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Newton's Laws in Soccer

By:Meghan Arnett
by

Meghan Arnett

on 18 December 2012

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Transcript of Newton's Laws in Soccer

By: Meghan Arnett Newton's Laws in Soccer. Gravity Here is how it works Gravity can hurt and help in soccer.
It helps so that the ball doesn't fly away.
It hurts, because you have to worry about kicking the ball to short to your teammate. The first law is shown, when the game, and second half start at kickoff and during corner kicks, free kicks, penalty kicks, goal kicks, and also when you trap the ball and kick the ball. This law is also shown, when you one time a pass from you to another players on the field, trap, or volley the ball. Friction in Soccer Friction also helps and hurts. It helps to keep the ball on the ground, but hurts in soccer, like when it's raining the ball skips and slide down the field faster than it would if it wasn't wet out. Newton's second law is shown in soccer, as a smaller player runs down the field faster than a larger player. It is also shown how when you use a smaller ball, it travels quicker and is easier to kick up in the air. Newton's Third Law Newton's third law is shown in soccer when, someone from the other team kicks the ball at the same time as you the one who puts more force behind the kick ends up with it. Momentum in Soccer When someone starts a run and runs onto the ball then kicks it, they hit it harder than they would have just standing there waiting for the pass since they had all of their weight going into it. Newton's First Law Projectile Motion When you chip the goalie or a pass, you need to get the ball up high enough so that it goes over the goalie, or your teammate, but low enough that it doesn't go over the goal or out of bounds. Weight The bigger the person kicking the ball, the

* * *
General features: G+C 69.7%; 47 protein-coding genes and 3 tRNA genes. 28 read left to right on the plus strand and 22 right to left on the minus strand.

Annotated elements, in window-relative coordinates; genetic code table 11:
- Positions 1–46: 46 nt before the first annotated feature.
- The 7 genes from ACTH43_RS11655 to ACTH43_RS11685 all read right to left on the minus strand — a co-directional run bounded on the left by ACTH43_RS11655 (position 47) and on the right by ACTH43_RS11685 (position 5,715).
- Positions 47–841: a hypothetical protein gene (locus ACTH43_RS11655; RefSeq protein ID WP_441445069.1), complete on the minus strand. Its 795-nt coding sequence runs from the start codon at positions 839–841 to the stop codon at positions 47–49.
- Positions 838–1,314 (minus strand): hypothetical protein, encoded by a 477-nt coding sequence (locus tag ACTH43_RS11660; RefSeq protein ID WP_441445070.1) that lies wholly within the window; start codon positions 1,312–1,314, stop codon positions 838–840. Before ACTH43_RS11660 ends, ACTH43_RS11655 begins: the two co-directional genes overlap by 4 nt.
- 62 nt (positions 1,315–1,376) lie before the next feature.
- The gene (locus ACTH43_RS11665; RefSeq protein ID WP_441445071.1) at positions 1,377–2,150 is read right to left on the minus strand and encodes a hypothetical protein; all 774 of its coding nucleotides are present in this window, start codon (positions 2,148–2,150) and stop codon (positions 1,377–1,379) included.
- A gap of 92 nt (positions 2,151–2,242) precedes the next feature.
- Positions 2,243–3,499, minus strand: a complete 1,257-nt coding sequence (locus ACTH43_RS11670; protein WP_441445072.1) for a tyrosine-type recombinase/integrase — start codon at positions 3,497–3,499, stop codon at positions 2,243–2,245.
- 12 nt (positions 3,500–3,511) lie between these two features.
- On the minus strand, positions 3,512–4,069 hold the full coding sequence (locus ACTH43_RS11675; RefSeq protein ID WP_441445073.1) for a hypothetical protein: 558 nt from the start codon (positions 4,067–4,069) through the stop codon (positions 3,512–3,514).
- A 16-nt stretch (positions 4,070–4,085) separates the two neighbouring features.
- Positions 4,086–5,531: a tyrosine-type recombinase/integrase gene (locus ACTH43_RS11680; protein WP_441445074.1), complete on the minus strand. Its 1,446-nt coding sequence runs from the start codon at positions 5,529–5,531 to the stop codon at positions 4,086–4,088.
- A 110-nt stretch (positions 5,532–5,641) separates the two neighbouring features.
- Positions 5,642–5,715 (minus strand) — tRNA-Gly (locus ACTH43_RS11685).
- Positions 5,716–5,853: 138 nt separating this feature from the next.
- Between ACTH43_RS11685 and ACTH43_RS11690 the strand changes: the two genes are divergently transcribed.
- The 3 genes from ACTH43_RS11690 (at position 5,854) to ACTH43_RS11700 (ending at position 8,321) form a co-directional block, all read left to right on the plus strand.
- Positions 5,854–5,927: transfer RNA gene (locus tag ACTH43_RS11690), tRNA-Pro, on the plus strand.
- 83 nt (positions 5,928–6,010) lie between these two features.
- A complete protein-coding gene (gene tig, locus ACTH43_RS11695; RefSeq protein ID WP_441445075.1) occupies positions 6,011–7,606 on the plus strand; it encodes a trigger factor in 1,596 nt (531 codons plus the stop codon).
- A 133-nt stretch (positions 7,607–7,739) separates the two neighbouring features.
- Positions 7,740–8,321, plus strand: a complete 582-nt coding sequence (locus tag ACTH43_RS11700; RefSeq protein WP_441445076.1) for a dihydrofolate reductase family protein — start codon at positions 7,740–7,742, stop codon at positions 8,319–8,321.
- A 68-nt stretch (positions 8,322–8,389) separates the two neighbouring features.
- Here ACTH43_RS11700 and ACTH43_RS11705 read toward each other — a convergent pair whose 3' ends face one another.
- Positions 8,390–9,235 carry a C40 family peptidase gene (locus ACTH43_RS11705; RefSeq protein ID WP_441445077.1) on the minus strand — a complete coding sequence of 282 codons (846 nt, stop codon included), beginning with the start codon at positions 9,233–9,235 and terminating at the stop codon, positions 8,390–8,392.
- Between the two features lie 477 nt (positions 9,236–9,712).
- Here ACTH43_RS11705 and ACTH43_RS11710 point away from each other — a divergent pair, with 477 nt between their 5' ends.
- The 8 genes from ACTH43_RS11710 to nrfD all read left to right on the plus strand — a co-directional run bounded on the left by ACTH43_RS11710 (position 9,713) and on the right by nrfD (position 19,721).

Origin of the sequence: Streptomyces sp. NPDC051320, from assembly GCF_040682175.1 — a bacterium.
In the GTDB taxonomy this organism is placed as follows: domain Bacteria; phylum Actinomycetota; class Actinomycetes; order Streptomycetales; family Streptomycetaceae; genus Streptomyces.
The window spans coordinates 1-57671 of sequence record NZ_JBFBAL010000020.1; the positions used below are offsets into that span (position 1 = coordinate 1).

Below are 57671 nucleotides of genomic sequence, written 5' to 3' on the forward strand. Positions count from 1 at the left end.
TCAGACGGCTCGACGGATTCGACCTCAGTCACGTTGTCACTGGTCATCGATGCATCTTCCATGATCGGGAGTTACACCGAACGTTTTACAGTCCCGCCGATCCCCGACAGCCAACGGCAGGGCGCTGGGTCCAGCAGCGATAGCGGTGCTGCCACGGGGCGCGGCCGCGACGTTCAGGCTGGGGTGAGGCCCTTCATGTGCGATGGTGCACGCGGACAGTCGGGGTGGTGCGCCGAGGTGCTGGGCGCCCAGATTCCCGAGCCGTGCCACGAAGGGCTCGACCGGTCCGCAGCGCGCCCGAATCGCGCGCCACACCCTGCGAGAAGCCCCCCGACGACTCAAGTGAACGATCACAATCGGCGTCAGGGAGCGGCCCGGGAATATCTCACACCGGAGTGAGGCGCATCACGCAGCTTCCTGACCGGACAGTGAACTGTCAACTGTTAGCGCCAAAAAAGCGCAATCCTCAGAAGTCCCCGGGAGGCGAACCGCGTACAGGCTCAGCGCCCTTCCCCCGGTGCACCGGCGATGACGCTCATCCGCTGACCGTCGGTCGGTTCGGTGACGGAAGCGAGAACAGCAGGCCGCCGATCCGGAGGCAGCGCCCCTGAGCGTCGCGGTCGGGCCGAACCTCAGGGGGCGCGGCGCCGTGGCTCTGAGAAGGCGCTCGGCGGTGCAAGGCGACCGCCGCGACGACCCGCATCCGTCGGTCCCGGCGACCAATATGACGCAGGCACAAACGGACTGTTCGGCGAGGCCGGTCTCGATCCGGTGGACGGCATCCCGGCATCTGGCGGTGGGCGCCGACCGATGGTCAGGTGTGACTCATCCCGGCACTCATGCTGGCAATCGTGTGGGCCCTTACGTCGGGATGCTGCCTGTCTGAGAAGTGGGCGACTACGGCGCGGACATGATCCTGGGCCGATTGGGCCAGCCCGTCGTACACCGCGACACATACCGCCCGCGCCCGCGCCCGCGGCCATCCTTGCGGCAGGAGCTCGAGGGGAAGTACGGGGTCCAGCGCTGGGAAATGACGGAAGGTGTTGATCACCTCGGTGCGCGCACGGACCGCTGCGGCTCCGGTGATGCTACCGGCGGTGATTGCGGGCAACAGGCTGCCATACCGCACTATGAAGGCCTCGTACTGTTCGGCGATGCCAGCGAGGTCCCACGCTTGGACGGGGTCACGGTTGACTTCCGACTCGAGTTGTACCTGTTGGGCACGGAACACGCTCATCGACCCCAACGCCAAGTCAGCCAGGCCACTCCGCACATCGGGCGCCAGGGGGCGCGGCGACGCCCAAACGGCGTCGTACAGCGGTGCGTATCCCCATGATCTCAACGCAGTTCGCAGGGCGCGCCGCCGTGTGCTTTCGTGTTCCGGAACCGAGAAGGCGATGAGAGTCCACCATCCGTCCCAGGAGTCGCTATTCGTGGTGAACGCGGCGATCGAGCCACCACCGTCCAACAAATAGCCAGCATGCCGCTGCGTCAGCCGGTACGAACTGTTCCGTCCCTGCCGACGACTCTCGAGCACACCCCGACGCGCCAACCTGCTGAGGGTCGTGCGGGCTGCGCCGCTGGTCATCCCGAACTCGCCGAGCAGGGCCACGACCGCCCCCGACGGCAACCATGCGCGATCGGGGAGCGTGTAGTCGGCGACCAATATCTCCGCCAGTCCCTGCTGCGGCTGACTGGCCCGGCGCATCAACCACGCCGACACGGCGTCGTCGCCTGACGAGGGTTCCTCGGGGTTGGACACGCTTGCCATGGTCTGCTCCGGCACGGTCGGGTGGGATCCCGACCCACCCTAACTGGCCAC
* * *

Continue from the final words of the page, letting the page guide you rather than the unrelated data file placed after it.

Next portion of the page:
harder and faster it accelerates towards the net. If it's windy, the ball gets stuck in the air and spins which keeps it from coming back to the ground. Air Resistance Newton's Second Law
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